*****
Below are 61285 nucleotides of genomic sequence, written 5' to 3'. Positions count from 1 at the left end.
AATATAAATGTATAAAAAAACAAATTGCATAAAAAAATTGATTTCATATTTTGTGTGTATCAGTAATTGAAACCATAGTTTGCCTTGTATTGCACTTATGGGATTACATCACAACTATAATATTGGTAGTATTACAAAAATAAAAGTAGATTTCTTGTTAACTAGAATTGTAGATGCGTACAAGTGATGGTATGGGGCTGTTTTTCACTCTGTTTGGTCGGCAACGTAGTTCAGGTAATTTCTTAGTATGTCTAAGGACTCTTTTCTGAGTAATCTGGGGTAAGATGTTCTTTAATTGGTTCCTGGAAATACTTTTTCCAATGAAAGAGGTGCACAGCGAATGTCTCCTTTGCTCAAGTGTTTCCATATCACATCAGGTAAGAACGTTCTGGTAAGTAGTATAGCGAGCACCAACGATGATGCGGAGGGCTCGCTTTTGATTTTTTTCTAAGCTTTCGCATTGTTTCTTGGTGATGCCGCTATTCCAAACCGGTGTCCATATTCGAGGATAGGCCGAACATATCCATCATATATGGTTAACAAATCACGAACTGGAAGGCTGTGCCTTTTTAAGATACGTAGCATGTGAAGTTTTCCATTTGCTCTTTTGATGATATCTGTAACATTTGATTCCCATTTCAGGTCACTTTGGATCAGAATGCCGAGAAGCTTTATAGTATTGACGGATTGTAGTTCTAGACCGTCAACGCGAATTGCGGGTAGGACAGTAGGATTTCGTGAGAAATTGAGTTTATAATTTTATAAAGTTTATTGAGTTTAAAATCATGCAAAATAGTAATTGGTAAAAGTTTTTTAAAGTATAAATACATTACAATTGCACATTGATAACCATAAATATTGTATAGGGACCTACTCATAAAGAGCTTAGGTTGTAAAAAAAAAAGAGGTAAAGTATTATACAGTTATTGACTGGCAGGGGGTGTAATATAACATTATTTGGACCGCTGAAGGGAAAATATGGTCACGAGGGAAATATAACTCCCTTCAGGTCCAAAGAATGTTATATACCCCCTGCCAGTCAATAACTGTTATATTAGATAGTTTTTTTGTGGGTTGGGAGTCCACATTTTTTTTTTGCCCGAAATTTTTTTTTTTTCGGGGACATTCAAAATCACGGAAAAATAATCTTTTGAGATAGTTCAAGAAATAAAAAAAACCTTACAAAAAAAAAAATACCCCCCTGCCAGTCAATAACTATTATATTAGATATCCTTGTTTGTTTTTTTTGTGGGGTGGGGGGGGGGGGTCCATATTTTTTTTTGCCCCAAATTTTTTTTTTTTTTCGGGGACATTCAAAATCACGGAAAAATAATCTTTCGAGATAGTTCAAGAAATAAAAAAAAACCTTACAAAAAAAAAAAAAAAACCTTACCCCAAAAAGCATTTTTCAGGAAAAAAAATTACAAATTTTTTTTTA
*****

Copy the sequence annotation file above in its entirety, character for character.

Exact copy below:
Below are 61285 nucleotides of genomic sequence, written 5' to 3'. Positions count from 1 at the left end.
AATATAAATGTATAAAAAAACAAATTGCATAAAAAAATTGATTTCATATTTTGTGTGTATCAGTAATTGAAACCATAGTTTGCCTTGTATTGCACTTATGGGATTACATCACAACTATAATATTGGTAGTATTACAAAAATAAAAGTAGATTTCTTGTTAACTAGAATTGTAGATGCGTACAAGTGATGGTATGGGGCTGTTTTTCACTCTGTTTGGTCGGCAACGTAGTTCAGGTAATTTCTTAGTATGTCTAAGGACTCTTTTCTGAGTAATCTGGGGTAAGATGTTCTTTAATTGGTTCCTGGAAATACTTTTTCCAATGAAAGAGGTGCACAGCGAATGTCTCCTTTGCTCAAGTGTTTCCATATCACATCAGGTAAGAACGTTCTGGTAAGTAGTATAGCGAGCACCAACGATGATGCGGAGGGCTCGCTTTTGATTTTTTTCTAAGCTTTCGCATTGTTTCTTGGTGATGCCGCTATTCCAAACCGGTGTCCATATTCGAGGATAGGCCGAACATATCCATCATATATGGTTAACAAATCACGAACTGGAAGGCTGTGCCTTTTTAAGATACGTAGCATGTGAAGTTTTCCATTTGCTCTTTTGATGATATCTGTAACATTTGATTCCCATTTCAGGTCACTTTGGATCAGAATGCCGAGAAGCTTTATAGTATTGACGGATTGTAGTTCTAGACCGTCAACGCGAATTGCGGGTAGGACAGTAGGATTTCGTGAGAAATTGAGTTTATAATTTTATAAAGTTTATTGAGTTTAAAATCATGCAAAATAGTAATTGGTAAAAGTTTTTTAAAGTATAAATACATTACAATTGCACATTGATAACCATAAATATTGTATAGGGACCTACTCATAAAGAGCTTAGGTTGTAAAAAAAAAAGAGGTAAAGTATTATACAGTTATTGACTGGCAGGGGGTGTAATATAACATTATTTGGACCGCTGAAGGGAAAATATGGTCACGAGGGAAATATAACTCCCTTCAGGTCCAAAGAATGTTATATACCCCCTGCCAGTCAATAACTGTTATATTAGATAGTTTTTTTGTGGGTTGGGAGTCCACATTTTTTTTTTGCCCGAAATTTTTTTTTTTTCGGGGACATTCAAAATCACGGAAAAATAATCTTTTGAGATAGTTCAAGAAATAAAAAAAACCTTACAAAAAAAAAAATACCCCCCTGCCAGTCAATAACTATTATATTAGATATCCTTGTTTGTTTTTTTTGTGGGGTGGGGGGGGGGGGTCCATATTTTTTTTTGCCCCAAATTTTTTTTTTTTTTCGGGGACATTCAAAATCACGGAAAAATAATCTTTCGAGATAGTTCAAGAAATAAAAAAAAACCTTACAAAAAAAAAAAAAAAACCTTACCCCAAAAAGCATTTTTCAGGAAAAAAAATTACAAATTTTTTTTTA